Why Investors Shouldn’t Worry About Ethereum’s Post-Merge Drop

  • Ethereum (ETH-USD) is transitioning from a proof-of-work to a proof-of-stake model.
  • This energy-saving measure should benefit ETH holders in the long term, even though the price dropped recently.
  • Investors should simply hold their Ethereum and learn about the Merge’s purpose and implications.
Ethereum - Why Investors Shouldn’t Worry About Ethereum’s Post-Merge Drop

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This could be the most impactful cryptocurrency event of 2022. In what’s known as the Merge, Ethereum (ETH-USD) mining is switching from a proof-of-work to a proof-of-stake framework. Perhaps due to fear and misunderstanding of the Merge, Ethereum lost some value recently, but this doesn’t mean you should cut and run.

First unveiled by Ethereum’s developers in 2020, the Merge garnered interest and anticipation among the crypto community during the past few weeks. Yet, some Ethereum holders might not understand this monumental event or its far-reaching implications.

There’s an old saying in the world of stock market investing: Know what you own. This is equally true when it comes to cryptocurrency, but do you really know Ethereum and how it’s mined in 2022? Misconceptions may have prompted a selloff, but soon enough there ought to be a substantial post-Merge surge.

Ethereum Drops During the Merge

Last week, Ethereum knocked on the door of $1,800 for the umpteenth time without opening it. The failure to break through that level was disappointing, and ETH quickly declined to the $1,400 area.

Granted, this took place while the stock market was falling. Sometimes, there’s a strong price correlation between stocks and cryptocurrency. However, many ETH traders were also focused on a major event. It’s known as the Merge, and it’s bound to impact cryptocurrency investors for the foreseeable future.

Ethereum’s developers define the Merge as the “upgrade from the original proof-of-work mechanism to proof-of-stake.” This event took place on Sept. 15.

Just to review, proof-of-work means ETH transactions are done through mining activity among competing miners. In contrast, proof-of-stake means the transactions are validated by the blockchain’s stakeholders.

Some crypto critics will point out that cryptocurrency mining uses up a great deal of energy. However, the Merge offers a solution to this problem, as switching from proof-of-work to proof-of-stake is expected to reduce energy consumption by around 99%.

The Merge Is Bad for Some Miners, But Good for Many Investors

One upshot of the Merge is that now, there’s no need for thousands of Ethereum miners to maintain the network and consume so much electricity in the process. It’s great that less energy will be expended, but not everyone will benefit from the Merge.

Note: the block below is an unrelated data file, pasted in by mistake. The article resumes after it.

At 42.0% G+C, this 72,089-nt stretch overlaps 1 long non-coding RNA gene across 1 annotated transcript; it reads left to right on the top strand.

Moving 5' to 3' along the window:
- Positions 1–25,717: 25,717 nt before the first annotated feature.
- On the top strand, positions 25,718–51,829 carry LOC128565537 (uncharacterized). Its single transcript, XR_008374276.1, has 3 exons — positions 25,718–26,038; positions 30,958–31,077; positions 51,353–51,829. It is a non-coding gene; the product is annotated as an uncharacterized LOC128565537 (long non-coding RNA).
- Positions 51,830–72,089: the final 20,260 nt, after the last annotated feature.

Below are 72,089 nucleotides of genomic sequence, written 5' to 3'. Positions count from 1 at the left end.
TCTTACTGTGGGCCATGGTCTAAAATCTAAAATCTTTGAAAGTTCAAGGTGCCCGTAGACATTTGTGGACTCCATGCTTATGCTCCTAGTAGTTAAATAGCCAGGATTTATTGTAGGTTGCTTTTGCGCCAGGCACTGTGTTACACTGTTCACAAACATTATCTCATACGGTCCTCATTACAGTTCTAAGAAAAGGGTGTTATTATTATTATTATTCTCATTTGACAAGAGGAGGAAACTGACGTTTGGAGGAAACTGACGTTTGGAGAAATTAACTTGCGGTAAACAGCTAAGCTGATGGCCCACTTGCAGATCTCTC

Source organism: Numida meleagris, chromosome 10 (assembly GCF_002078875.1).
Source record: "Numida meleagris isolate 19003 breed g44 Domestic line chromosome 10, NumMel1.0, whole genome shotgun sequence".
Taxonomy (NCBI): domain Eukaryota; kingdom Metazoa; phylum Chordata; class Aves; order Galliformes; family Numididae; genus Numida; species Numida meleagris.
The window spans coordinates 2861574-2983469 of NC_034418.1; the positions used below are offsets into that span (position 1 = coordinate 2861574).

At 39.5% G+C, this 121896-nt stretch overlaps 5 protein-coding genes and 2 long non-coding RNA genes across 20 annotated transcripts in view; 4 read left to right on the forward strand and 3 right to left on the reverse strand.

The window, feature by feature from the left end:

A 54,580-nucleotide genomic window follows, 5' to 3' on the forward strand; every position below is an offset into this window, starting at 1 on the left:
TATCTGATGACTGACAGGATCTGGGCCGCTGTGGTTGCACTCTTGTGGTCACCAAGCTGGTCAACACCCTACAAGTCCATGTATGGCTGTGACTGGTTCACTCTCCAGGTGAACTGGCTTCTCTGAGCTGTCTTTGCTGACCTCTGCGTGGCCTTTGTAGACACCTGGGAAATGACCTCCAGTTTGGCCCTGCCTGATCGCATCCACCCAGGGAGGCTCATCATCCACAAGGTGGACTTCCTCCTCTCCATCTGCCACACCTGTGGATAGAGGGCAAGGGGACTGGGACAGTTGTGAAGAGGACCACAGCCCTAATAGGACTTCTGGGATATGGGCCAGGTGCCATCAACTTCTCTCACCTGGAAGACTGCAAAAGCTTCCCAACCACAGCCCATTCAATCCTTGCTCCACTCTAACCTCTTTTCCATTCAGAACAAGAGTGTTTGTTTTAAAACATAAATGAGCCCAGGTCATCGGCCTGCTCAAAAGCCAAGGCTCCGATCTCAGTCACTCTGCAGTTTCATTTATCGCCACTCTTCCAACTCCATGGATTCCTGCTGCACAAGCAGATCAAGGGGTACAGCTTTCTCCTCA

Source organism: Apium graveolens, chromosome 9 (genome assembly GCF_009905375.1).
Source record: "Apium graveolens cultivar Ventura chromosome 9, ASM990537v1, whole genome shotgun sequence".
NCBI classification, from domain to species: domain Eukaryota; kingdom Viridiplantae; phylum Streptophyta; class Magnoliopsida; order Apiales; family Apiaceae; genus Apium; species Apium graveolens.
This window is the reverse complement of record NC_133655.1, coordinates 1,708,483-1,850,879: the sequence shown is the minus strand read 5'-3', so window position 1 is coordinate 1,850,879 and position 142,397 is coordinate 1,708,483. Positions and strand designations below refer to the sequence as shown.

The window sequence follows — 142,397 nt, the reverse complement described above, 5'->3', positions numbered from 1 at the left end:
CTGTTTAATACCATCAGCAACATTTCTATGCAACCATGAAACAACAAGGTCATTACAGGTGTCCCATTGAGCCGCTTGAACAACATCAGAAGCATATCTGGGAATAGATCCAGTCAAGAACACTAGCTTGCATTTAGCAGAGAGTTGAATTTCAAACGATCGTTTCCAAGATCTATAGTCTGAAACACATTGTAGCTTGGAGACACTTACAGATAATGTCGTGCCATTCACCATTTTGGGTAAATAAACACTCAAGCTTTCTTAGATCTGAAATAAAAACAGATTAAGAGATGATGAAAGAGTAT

Chandler Guo, an Ethereum miner, predicts that 90% of proof-of-work miners will go bankrupt. This forecast might or might not turn out to be true.

It’s undeniable, however, that high-energy-consuming mining rigs are out, and the proof-of-stake paradigm is in. Merge advocates are calling the event an upgrade. Making some ETH miners obsolete is a scary proposition, though.

This fear may have prompted some traders to sell their Ethereum as a knee-jerk response. They ought to consider the benefits of the Merge, however.

As InvestorPlace contributor Brenden Rearick explained, the switch to proof-of-stake “makes the network much more energy efficient.” Moreover, it “stands to lower transaction times and gas fees for network users, making lots of investors happier.”

What You Can Do Now

The key to success as an Ethereum investor is to be patient and understand what’s driving the price movements. For a short time, traders might dump their ETH if they don’t fully understand the Merge and its implications.

However, the long-term impact should be less energy consumption and, therefore, an environmentally friendlier Ethereum network. In time, the Merge will prove to be a significant upgrade, leading to a well-deserved recovery in ETH.

On the date of publication, David Moadel did not have (either directly or indirectly) any positions in the securities mentioned in this article. The opinions expressed in this article are those of the writer, subject to the InvestorPlace.com Publishing Guidelines.

David Moadel has provided compelling content – and crossed the occasional line – on behalf of Motley Fool, Crush the Street, Market Realist, TalkMarkets, TipRanks, Benzinga, and (of course) InvestorPlace.com. He also serves as the chief analyst and market researcher for Portfolio Wealth Global and hosts the popular financial YouTube channel Looking at the Markets.


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